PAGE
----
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1. A song of praise or joy, especially for Christmas.
2. An old round dance often accompanied by singing.
v. car·oled, car·ol·ing, car·ols also car·olled or car·ol·ling
1. To sing in a loud, joyous manner.
2. To go from house to house singing Christmas songs.
1. To celebrate in or as if in song: caroling the victory.
2. To sing loudly and joyously.

[Middle English carole, round dance with singing, from Old French, probably from Late Latin choraula, choral song, from Latin choraulēs, accompanist, from Greek khoraulēs : khoros, choral dance; see gher- in Indo-European roots + aulos, flute.]

car′ol·er, car′ol·ler n.
American Heritage® Dictionary of the English Language, Fifth Edition. Copyright © 2016 by Houghton Mifflin Harcourt Publishing Company. Published by Houghton Mifflin Harcourt Publishing Company. All rights reserved.
ThesaurusAntonymsRelated WordsSynonymsLegend:
Noun1.caroller - a singer of carolscaroller - a singer of carols      
singer, vocalist, vocalizer, vocaliser - a person who sings
Based on WordNet 3.0, Farlex clipart collection. © 2003-2012 Princeton University, Farlex Inc.
References in periodicals archive ?
Mother Rachael Tomkins said: "Jamie |dressed as a Xmas caroller & Emily dressed as a star"
This has led to speculation that the mysterious caroller could be the ghost of a nun killed for her support of the Royalists during unrest following the English Civil War in the late 17th century.
"They will be accompanied by drummers, bag-pipers and carollers."The march organised by the Old Town borough, Dobraacute Novina charity and the Order of Friars Minor, will start at Rybneacute Square at 14:30 and will end at the Main Square.
Meanwhile, carollers were collecting loose change by the fist-full and a group of the kids forgot it was cold and wet and they were bored as they gathered around the Nativity scene in Church Street, faces alight with wonder at a collection of plastic figures.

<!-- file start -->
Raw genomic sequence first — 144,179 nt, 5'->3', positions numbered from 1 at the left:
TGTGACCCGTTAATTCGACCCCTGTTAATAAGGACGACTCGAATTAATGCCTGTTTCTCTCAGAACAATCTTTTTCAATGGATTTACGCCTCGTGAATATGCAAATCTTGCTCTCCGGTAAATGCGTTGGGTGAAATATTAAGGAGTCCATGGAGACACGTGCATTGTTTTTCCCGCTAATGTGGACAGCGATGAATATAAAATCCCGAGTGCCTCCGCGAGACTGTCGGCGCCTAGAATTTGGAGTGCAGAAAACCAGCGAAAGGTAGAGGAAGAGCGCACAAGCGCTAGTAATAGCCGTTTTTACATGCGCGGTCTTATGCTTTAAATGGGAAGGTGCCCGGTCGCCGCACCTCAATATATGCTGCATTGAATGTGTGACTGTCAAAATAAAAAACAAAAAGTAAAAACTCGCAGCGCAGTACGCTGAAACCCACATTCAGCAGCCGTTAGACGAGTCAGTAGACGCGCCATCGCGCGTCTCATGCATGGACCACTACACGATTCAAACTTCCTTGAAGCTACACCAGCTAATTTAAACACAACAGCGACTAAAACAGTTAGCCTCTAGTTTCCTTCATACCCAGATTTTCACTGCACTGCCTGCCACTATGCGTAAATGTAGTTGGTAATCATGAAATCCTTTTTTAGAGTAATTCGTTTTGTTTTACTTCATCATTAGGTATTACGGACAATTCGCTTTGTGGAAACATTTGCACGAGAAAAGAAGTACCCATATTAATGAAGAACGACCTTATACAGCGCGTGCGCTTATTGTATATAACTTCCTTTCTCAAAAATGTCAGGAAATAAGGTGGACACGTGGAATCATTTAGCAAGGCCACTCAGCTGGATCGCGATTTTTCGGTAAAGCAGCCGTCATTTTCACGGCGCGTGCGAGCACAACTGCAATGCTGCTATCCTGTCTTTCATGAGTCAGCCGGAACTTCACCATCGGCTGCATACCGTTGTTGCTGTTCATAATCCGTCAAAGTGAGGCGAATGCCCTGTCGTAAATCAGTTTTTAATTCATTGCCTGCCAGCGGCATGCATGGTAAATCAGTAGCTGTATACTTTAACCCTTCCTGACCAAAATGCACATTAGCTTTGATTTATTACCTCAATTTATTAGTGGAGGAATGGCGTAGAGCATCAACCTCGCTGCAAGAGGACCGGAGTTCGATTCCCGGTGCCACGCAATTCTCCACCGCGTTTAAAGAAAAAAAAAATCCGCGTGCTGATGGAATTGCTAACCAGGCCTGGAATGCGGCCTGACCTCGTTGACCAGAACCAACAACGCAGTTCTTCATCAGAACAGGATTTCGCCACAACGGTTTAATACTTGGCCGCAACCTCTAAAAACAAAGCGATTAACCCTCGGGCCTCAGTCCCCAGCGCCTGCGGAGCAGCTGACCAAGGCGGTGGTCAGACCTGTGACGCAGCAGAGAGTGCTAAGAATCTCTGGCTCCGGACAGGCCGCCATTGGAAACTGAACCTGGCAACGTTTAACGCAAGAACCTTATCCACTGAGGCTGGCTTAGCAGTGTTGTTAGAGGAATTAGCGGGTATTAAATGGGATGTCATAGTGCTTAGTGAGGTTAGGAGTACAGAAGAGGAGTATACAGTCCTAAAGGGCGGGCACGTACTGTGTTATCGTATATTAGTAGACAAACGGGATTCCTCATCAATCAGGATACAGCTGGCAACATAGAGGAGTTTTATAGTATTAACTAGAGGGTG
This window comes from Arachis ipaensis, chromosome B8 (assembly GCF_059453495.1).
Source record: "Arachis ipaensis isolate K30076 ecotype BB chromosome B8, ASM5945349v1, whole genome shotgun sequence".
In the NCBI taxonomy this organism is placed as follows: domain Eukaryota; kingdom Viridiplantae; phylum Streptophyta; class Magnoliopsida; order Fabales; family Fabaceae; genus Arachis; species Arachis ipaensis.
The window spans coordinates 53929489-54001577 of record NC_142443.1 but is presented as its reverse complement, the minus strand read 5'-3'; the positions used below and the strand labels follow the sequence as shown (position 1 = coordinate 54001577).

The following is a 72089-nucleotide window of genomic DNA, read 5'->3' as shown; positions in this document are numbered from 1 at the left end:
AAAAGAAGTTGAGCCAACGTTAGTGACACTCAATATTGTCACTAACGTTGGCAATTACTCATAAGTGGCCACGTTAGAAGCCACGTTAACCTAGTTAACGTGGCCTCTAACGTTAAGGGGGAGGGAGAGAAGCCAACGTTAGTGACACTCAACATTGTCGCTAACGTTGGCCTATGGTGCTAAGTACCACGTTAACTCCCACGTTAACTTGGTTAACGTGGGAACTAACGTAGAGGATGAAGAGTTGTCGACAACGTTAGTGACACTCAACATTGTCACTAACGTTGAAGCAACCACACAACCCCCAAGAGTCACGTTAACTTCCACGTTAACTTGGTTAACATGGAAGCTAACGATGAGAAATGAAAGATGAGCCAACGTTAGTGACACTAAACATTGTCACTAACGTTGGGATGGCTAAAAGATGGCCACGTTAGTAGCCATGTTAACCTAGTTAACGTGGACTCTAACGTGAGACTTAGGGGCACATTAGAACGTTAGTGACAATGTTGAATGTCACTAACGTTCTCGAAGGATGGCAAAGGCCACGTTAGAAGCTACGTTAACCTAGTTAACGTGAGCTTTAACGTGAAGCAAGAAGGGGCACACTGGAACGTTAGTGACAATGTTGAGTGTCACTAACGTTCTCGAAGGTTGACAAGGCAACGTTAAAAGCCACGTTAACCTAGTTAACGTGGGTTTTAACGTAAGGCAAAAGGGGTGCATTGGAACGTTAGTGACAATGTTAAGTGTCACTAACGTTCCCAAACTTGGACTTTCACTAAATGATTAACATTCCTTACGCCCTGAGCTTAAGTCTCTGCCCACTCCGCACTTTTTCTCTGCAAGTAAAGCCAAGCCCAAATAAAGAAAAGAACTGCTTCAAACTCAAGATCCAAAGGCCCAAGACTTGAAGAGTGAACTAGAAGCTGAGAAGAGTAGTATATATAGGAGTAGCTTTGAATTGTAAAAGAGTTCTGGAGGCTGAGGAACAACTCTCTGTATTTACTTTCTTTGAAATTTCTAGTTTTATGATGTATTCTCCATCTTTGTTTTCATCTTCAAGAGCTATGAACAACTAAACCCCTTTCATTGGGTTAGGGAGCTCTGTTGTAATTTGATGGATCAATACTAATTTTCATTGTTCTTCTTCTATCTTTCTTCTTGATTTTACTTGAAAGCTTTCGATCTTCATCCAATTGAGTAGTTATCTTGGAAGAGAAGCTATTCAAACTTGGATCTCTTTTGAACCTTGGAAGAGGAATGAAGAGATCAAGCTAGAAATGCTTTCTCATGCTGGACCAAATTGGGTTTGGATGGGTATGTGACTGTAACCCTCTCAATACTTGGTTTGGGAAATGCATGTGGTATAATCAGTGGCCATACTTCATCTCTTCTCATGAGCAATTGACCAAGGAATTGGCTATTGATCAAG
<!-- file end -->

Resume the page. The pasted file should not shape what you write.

A crackling fire, warm mince pies and the sound of carollers - Christmas could be a tranquil time if it wasn't for naughty pets.
Throughout the museum campus, hear Victorian-era carols by the Canterbury Carollers at 2:30, 3:30 and 4:45 pm.
Like the cartoon, there is no spoken dialogue and only a short burst of singing from a group of carollers breaks the stillness of the orchestral background.
Every school had a child whose angelic voice would see parents wiping away tears during a solo of Away in a Manger and he, or she, would be offered various bribes to join a particular group of carollers.
Dozens of fine-voiced carollers toured the pubs and public places of the village to bring some early festive joy and raise money for Marsden's 14th District Scouts and St Bartholomew's Church.
Over the next few weeks, it's a focal point for carollers, and since 2009, the British Poetry Society has commissioned new poems which are inscribed on banners displayed around its base.
"Lumley Castle is always a magical place at Christmas but we're hoping that our carollers will help add that special touch to what is set to be the perfect festive afternoon."
This will include carollers and mendicants who beg along Edsa because this slows down and stops vehicles, Almendras said in a press conference after a traffic meeting at the MMDA headquarters Wednesday afternoon.